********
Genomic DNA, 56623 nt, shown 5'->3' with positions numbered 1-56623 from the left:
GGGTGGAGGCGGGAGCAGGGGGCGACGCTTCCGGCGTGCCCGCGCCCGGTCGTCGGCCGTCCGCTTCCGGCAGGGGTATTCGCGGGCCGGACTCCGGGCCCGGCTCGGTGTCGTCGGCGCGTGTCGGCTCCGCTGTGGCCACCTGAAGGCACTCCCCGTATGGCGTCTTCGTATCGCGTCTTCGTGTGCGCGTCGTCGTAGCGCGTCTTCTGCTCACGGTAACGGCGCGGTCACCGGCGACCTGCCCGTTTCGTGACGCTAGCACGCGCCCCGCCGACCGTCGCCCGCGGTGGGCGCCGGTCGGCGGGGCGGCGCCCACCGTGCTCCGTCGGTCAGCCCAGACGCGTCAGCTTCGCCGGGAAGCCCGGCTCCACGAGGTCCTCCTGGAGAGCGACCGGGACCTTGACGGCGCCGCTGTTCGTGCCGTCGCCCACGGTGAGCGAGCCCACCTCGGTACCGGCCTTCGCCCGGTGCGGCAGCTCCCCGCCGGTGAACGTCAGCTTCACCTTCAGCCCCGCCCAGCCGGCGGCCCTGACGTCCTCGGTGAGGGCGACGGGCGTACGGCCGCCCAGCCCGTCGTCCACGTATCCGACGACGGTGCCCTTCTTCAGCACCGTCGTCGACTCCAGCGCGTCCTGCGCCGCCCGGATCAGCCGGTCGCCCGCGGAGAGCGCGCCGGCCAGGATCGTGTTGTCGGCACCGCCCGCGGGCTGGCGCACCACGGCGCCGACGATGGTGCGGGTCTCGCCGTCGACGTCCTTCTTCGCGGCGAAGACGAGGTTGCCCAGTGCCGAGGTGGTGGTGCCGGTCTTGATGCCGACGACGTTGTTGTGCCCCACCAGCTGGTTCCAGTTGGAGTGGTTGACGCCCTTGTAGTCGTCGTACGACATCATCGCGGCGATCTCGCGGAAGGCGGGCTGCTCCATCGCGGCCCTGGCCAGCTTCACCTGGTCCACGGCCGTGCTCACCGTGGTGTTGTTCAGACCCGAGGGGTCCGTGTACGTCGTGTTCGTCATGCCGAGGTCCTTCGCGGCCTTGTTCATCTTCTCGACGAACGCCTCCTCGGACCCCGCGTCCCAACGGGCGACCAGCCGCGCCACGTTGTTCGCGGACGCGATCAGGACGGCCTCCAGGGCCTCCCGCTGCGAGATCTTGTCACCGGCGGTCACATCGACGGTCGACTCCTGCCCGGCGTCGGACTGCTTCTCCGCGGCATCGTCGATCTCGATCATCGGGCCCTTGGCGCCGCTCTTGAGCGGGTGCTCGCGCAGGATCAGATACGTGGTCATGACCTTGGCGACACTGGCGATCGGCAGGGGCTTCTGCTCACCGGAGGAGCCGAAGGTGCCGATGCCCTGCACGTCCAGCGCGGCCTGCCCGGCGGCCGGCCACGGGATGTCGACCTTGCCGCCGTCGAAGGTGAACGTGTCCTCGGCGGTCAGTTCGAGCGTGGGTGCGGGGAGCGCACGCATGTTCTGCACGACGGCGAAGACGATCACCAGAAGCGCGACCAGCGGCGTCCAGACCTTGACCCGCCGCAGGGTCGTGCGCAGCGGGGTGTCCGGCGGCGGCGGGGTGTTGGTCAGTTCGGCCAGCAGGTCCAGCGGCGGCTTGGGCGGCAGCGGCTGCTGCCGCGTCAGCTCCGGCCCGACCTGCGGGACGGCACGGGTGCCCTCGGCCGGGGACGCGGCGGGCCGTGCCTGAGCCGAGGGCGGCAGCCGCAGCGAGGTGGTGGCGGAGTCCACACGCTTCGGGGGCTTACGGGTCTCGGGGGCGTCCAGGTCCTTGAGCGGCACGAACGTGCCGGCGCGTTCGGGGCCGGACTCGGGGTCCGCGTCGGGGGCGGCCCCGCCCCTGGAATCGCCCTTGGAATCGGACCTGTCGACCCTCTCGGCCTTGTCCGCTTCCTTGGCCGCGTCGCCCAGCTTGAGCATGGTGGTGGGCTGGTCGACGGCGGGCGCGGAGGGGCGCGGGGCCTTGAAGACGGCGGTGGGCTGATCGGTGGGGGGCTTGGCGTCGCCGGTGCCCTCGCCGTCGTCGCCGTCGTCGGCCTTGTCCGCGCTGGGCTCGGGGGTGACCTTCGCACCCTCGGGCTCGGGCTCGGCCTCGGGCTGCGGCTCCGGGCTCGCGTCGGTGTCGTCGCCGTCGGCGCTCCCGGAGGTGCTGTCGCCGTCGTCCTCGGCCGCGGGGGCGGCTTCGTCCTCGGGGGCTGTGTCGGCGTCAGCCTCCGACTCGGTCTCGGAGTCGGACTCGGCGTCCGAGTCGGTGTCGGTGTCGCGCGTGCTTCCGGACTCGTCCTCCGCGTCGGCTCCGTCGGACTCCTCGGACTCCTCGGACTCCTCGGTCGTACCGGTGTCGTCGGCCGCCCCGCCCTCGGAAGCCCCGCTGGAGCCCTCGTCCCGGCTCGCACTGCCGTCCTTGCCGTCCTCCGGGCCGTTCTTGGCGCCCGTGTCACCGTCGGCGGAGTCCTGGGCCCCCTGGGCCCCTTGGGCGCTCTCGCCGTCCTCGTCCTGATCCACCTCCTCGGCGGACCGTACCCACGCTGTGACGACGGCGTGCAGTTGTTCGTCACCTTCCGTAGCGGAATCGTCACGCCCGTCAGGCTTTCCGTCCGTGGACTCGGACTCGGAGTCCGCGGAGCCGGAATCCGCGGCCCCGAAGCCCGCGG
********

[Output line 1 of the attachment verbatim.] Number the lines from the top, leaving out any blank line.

Genomic DNA, 56623 nt, shown 5'->3' with positions numbered 1-56623 from the left: